Former Cowboys head coach hopes to revive sputtering Chiefs' offense

1/16/2008 - Kansas City Chiefs

KANSAS CITY, Mo. -- The Kansas City Chiefs hired former
Dallas Cowboys head coach Chan Gailey as offensive coordinator on
Wednesday, handing him one of the NFL's weakest attacks.
He replaces Mike Solari, who took the Chiefs from being one of
the league's top offenses to one of the worst in two years.
Kansas City ended the season with a 4-12 record and on a
nine-game losing streak after scoring only 226 points. That's 70
fewer than any Kansas City team has scored in 30 years.
Gailey, fired after this past season as head coach at Georgia
Tech, inherits a rebuilding project. He will be working for head coach Herm Edwards, who has a reputation for being an
offensive stick in the mud.
But unlike Solari, a respected offensive line coach who had
never been a coordinator until 2006, Gailey brings a wealth of
college and NFL experience.
In 14 seasons in the NFL, he has been on the staff of 11 playoff
teams and coached in the Super Bowl four times, including three
with Denver. He has been either a head coach or an offensive
coordinator eight years.
At Georgia Tech, he was 44-33 and took the Yellow Jackets to six
straight bowl games.
But he ran afoul of boosters for never beating archrival
Georgia, winning an ACC title or finishing in the Top 25 and found
himself out of work.
Edwards conducted a thorough search before making what most
Chiefs fans believe will be his most important decision since
taking over for Dick Vermeil in 2006. Under Vermeil and innovative
coordinator Al Saunders, the Chiefs had one of the league's most
productive offenses.
But age, injuries and Solari's inexperience in calling plays led
to a dramatic collapse, and the Chiefs finished near the bottom of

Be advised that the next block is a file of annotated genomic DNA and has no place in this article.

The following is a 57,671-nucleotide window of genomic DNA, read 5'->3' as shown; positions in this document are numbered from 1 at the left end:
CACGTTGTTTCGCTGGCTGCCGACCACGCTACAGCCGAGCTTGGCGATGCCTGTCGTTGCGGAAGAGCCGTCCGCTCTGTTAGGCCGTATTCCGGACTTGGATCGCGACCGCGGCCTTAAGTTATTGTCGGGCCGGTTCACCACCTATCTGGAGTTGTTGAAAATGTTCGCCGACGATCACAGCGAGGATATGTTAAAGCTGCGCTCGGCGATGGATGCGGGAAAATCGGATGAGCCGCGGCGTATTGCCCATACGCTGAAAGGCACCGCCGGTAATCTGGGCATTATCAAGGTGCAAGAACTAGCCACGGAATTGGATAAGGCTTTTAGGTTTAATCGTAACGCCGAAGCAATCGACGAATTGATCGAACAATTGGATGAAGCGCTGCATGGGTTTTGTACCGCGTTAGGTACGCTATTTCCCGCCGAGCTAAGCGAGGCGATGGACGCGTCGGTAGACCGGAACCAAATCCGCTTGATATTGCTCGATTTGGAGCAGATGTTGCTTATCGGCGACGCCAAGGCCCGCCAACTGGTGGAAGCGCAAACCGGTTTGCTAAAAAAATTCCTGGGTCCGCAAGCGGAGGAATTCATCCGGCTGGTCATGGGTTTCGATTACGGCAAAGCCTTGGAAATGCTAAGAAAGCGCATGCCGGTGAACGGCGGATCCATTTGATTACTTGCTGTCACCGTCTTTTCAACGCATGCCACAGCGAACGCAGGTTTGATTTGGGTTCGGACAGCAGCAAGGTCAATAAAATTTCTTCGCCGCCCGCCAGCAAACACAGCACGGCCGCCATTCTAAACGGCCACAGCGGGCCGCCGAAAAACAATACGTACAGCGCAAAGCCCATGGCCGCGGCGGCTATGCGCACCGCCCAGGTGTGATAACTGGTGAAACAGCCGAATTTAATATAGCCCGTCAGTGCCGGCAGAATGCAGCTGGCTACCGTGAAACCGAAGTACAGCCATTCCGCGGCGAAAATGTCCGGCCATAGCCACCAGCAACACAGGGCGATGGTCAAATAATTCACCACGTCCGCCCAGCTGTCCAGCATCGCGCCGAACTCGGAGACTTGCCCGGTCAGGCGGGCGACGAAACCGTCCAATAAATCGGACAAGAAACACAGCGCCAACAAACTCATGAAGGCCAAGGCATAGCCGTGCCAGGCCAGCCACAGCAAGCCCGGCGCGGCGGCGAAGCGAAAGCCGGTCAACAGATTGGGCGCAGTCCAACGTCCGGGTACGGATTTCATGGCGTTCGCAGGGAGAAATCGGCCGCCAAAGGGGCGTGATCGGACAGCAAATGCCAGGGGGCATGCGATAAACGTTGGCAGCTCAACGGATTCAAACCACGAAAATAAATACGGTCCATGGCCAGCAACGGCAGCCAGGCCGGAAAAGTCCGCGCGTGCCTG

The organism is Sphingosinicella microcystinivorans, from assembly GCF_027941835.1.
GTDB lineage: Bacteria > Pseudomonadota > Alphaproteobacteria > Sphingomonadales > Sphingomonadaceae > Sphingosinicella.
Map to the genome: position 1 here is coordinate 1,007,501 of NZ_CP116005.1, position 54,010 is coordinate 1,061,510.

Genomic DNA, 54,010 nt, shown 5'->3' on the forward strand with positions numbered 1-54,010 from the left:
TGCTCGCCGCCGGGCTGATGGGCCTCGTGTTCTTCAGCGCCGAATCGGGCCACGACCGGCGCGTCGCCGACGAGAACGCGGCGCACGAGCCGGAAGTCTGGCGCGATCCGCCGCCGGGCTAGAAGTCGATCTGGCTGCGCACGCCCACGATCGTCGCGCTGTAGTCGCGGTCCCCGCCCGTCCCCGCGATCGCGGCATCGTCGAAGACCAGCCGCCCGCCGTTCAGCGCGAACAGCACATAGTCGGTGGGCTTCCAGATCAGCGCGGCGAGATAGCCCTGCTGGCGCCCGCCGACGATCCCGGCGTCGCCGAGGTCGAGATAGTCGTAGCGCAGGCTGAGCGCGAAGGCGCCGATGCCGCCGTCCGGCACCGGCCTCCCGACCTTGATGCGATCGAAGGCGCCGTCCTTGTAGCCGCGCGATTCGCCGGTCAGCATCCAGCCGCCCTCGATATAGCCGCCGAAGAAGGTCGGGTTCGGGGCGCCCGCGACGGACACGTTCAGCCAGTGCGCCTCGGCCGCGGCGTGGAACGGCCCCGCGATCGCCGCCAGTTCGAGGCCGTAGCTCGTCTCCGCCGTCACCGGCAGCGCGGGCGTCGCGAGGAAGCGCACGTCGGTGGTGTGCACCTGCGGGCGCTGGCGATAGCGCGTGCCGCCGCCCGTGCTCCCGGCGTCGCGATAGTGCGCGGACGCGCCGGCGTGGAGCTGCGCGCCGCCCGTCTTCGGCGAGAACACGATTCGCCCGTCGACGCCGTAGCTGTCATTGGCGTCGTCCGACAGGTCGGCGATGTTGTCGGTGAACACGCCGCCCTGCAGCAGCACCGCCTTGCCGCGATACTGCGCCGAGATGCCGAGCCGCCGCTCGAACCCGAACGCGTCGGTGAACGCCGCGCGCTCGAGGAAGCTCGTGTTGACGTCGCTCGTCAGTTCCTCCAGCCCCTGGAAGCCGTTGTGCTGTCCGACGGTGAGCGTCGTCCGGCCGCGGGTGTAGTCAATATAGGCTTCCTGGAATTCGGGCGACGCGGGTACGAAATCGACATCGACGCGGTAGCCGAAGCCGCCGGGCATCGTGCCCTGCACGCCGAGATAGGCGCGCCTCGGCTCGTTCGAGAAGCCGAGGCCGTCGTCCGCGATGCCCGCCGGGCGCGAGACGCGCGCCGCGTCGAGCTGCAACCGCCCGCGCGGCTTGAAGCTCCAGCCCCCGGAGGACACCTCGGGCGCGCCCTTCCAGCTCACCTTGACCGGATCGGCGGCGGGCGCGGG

almost every offensive statistical category.
A once-dominant offensive line will probably need replacements
at three of the five positions. Running back Larry Johnson missed
the last eight games with a broken a bone in his foot.
Perhaps most significantly, questions remain whether Brodie
Croyle is the long-term answer at quarterback. The second-year pro
proved inconsistent and prone to injury this past season.
The Chiefs also interviewed Paul Hackett, Mike Shula, Eric Price
and former New York Giants head coach Jim Fassel.
"The best compliment that I can pay Chan Gailey is that he is
tough," Edwards said.
"He's been through the battles as both a head coach and as an
offensive coordinator. He's called the plays and he has performed
under pressure. But just as importantly, Chan is an excellent
teacher. Wherever he's coached, he has designed dynamic offenses to
take full advantage of his players' skills. He understands how to
orchestrate a balanced offensive plan. He's going to be a good fit
for our philosophy and our football team. The Chiefs will be better
because of Chan Gailey."
Gailey was 18-14 as head coach in Dallas and took the Cowboys to
two straight playoffs. His 1998 Cowboys were NFC East champions and
committed a league-low 15 turnovers while ranking in the top 10 in
total offense, rushing and scoring.
Gailey was offensive coordinator for Miami in 2000-01 when the
Dolphins posted consecutive 11-5 records. He was on the Pittsburgh
staff from 1994-97 when the Steelers won four straight AFC Central
titles and played in one Super Bowl. He was offensive coordinator
in 1997 when Pittsburgh ranked sixth in the NFL in total offense
and seventh in scoring.